However, the literary genres that flourished in the Iberian peninsulas—the realistic novel and the theatre-were not to put down roots here. On the contrary, it is the indigenous effervescence, the sap and the blood, river, sea and mirage that affects the first Spaniard to write the first great American “novel,” for the “True Story of the Events of the Conquest of New Spain” written by Bernal Diaz del Castillo deserves to be called no less. Is it not rather bold to describe as a “novel” what that soldier called not history but “true history”? But are not novels frequently the true history? I repeat the question: is it really boldness to describe as a novel the work of this illustrious chronicler?
To those who might call me daring in my description I would invite them to enter the cadenced and panting prose of this versatile foot soldier and they will notice how—on entering into it—they gradually forget that what happened was reality and it will seem to them increasingly a work of pure imagination. Indeed, even Bernal himself says no less, next to the very walls of Tenochtitlan: “this seemed to be the work of enchantment that is recounted in the book of Amadis!” But this is the work of a Spaniard—it will be said—although the only thing Spanish about it is its having been written by a “peninsular” resident in Santiago de los Caballeros de Guatemala—where that glorious manuscript is kept—and its having been composed in the old language of Castile although it partakes of that masquerade characteristic of indigenous literature. To Don Marcelino Menendez y Pelayo—this expert in classic Spanish literature—the taste of this prose is strange and the fact that it has been written by a soldier he finds surprising. It escapes this eminent writer that Bernal, at the age of eighty, had not only heard many texts of indigenous literature being recited, being influenced by it, but through osmosis had absorbed America and had already become American.
But there is another more impressive parenthesis. In their last sorrowful cantos the indigenous peoples—now subjugated—call for justice and Bernal Diaz Castillo expresses his deepest feelings in a chronicle which is a howl of protest at the oblivion into which they fell after being “fought and conquered.”
As from this moment, all Latin American literature, in song and novel, not only becomes a testimony for each epoch but also, as stated by the Venezuelan writer Arturo Uslar Pietri, an “instrument of struggle.” All the great literature is one of testimony and vindication, but far from being a cold dossier these are moving pages written by one conscious of his power to impress and convince.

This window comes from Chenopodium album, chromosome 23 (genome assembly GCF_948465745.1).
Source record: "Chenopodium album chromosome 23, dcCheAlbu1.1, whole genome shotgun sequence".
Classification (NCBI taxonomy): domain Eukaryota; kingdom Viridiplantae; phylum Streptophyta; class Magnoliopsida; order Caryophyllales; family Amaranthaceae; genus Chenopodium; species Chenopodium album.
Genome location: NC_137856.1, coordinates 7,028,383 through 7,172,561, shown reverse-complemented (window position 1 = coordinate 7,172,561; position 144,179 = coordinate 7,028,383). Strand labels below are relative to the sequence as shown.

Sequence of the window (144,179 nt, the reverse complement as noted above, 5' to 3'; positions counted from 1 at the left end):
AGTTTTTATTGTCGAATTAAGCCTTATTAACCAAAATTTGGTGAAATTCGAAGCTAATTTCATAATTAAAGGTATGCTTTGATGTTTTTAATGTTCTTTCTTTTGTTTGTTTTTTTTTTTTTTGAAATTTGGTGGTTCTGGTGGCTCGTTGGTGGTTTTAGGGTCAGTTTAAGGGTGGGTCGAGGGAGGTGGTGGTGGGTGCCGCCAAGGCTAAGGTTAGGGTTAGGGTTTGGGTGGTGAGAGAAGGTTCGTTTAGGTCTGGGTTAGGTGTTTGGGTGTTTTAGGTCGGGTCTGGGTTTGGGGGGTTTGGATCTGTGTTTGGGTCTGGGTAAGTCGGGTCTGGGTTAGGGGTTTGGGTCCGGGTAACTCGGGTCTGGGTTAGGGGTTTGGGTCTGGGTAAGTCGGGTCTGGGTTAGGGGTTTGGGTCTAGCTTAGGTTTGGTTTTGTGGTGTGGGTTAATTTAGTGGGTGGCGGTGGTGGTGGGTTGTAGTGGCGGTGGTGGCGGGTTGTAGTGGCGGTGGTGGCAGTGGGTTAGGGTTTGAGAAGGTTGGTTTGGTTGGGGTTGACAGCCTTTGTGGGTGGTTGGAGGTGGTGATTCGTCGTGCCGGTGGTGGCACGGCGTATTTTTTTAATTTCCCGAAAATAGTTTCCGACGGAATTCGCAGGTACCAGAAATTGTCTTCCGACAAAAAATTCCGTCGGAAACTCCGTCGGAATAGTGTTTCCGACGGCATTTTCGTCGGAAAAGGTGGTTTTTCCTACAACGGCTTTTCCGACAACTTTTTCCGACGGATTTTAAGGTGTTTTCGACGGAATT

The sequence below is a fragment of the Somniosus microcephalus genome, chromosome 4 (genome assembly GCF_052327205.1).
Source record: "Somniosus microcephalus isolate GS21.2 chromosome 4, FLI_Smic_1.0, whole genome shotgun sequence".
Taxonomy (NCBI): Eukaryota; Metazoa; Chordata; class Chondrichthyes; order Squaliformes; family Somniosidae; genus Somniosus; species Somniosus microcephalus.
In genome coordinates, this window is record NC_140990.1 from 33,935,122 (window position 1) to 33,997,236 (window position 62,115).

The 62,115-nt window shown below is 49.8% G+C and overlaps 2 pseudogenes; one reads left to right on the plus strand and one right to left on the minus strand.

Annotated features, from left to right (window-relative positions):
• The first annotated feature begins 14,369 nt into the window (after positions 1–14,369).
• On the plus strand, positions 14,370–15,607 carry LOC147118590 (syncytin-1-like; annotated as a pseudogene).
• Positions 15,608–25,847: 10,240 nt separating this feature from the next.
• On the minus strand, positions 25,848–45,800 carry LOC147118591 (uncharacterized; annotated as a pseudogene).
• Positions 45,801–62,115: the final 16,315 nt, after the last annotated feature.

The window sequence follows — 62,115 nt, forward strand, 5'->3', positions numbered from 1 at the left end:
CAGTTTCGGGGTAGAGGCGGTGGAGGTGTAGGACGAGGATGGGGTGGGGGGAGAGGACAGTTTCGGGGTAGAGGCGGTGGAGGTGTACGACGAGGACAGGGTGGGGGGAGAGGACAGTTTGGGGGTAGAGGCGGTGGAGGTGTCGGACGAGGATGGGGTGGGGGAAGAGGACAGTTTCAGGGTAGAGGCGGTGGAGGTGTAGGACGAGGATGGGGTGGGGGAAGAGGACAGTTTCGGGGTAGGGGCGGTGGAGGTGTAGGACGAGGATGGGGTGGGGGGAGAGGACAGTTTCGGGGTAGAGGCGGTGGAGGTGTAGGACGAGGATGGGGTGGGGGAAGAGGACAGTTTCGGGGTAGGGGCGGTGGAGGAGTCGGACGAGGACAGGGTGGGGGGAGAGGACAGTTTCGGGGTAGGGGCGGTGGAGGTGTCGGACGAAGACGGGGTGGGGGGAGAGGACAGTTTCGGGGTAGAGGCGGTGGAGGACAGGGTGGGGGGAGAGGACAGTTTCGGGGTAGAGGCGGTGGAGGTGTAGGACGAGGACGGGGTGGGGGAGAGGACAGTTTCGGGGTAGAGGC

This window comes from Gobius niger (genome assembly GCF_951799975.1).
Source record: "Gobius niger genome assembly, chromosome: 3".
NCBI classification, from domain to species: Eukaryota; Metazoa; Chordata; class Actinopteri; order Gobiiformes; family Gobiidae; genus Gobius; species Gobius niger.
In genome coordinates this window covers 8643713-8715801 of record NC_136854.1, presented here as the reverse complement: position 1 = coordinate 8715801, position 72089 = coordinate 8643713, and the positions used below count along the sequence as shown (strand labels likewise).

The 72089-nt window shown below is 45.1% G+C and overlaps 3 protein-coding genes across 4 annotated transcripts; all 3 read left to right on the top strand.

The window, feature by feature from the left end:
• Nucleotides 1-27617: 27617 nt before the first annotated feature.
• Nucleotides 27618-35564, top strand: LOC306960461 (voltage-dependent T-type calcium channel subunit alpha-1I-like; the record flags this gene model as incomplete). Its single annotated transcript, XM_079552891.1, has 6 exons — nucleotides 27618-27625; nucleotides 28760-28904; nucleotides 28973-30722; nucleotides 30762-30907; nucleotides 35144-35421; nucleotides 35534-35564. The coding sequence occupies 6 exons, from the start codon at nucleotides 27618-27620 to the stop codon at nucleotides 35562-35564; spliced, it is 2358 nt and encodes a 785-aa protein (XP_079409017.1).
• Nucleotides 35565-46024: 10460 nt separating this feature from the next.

Will the south give us a mestizo? The mestizo par excellence since—in order for nothing to be lacking—he was the first American exile: Inca Garcilaso. This Creole exile follows the indigenous voices already extinguished in his denunciation of the oppressors of Peru. The Inca offers us in his magnificent prose not only the native American—nor only the Spanish—but the mixture materialised in the fusion of the bloods, and in the same demand for life and justice.
To start with nobody discerns the “message” in the prose of Inca. This will be clarified during the struggle for independence. Inca will then appear with the dignity of the Indian that knew how to make fun of the empire of “the two knives”—that is to say civil and ecclesiastical censorship. The Spanish authorities, slow to fathom the message containing so much spirit, imagination and melancholy, wisely order the confiscation of the story of Inca Garcilaso where the Indians have “learned so many dangerous things.”
Not only poetry and works of fiction bear witness. The least expected authors such as Francisco Javier Clavijero, Francisco Javier Alegre, Andres Calvo, Manuel Fabri, Andres de Guevara gave birth to a literature of exiles which is—and will continue to be—a testimony of its epoch.
Even the Guatemalan poet Rafael Landívar has his form of rebellion. His protest is silence—he calls the Spanish “Hispani” without qualifying the adjective. We refer to Landívar because, despite being the least known, he should be considered the standard bearer of American literature as the authentic expression of our lands, our people and landscapes. According to Pedro Henriquez-Urena, “among the poets of the Spanish colonies he is the first master of landscape, the first to break definitively with the conventions of the Renaissance and discover the characteristic features of nature in the New World—its flora and fauna, its countryside and mountains, its lakes and waterfalls. In his descriptions of customs, of the crafts and the games there is an amusing vivacity and—throughout the poem—a deep sympathy and understanding of the survival of the original cultures.”